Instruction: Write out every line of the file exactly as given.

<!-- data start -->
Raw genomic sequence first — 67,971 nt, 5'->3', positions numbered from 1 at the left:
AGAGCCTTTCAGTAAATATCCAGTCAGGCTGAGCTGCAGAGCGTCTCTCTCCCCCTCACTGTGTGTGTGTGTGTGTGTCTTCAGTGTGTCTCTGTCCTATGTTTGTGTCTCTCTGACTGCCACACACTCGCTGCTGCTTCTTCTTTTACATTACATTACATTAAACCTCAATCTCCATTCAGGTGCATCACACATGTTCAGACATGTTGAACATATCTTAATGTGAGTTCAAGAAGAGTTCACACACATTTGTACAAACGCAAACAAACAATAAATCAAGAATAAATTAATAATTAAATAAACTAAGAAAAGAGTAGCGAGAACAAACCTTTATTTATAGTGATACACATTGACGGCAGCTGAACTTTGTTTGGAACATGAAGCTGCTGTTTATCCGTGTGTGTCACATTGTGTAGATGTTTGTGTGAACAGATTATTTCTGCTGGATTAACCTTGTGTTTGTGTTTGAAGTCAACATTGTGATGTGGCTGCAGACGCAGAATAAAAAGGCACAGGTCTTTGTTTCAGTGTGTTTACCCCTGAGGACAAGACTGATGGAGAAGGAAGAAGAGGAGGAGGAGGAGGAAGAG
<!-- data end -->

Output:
Raw genomic sequence first — 67,971 nt, 5'->3', positions numbered from 1 at the left:
AGAGCCTTTCAGTAAATATCCAGTCAGGCTGAGCTGCAGAGCGTCTCTCTCCCCCTCACTGTGTGTGTGTGTGTGTGTCTTCAGTGTGTCTCTGTCCTATGTTTGTGTCTCTCTGACTGCCACACACTCGCTGCTGCTTCTTCTTTTACATTACATTACATTAAACCTCAATCTCCATTCAGGTGCATCACACATGTTCAGACATGTTGAACATATCTTAATGTGAGTTCAAGAAGAGTTCACACACATTTGTACAAACGCAAACAAACAATAAATCAAGAATAAATTAATAATTAAATAAACTAAGAAAAGAGTAGCGAGAACAAACCTTTATTTATAGTGATACACATTGACGGCAGCTGAACTTTGTTTGGAACATGAAGCTGCTGTTTATCCGTGTGTGTCACATTGTGTAGATGTTTGTGTGAACAGATTATTTCTGCTGGATTAACCTTGTGTTTGTGTTTGAAGTCAACATTGTGATGTGGCTGCAGACGCAGAATAAAAAGGCACAGGTCTTTGTTTCAGTGTGTTTACCCCTGAGGACAAGACTGATGGAGAAGGAAGAAGAGGAGGAGGAGGAGGAAGAG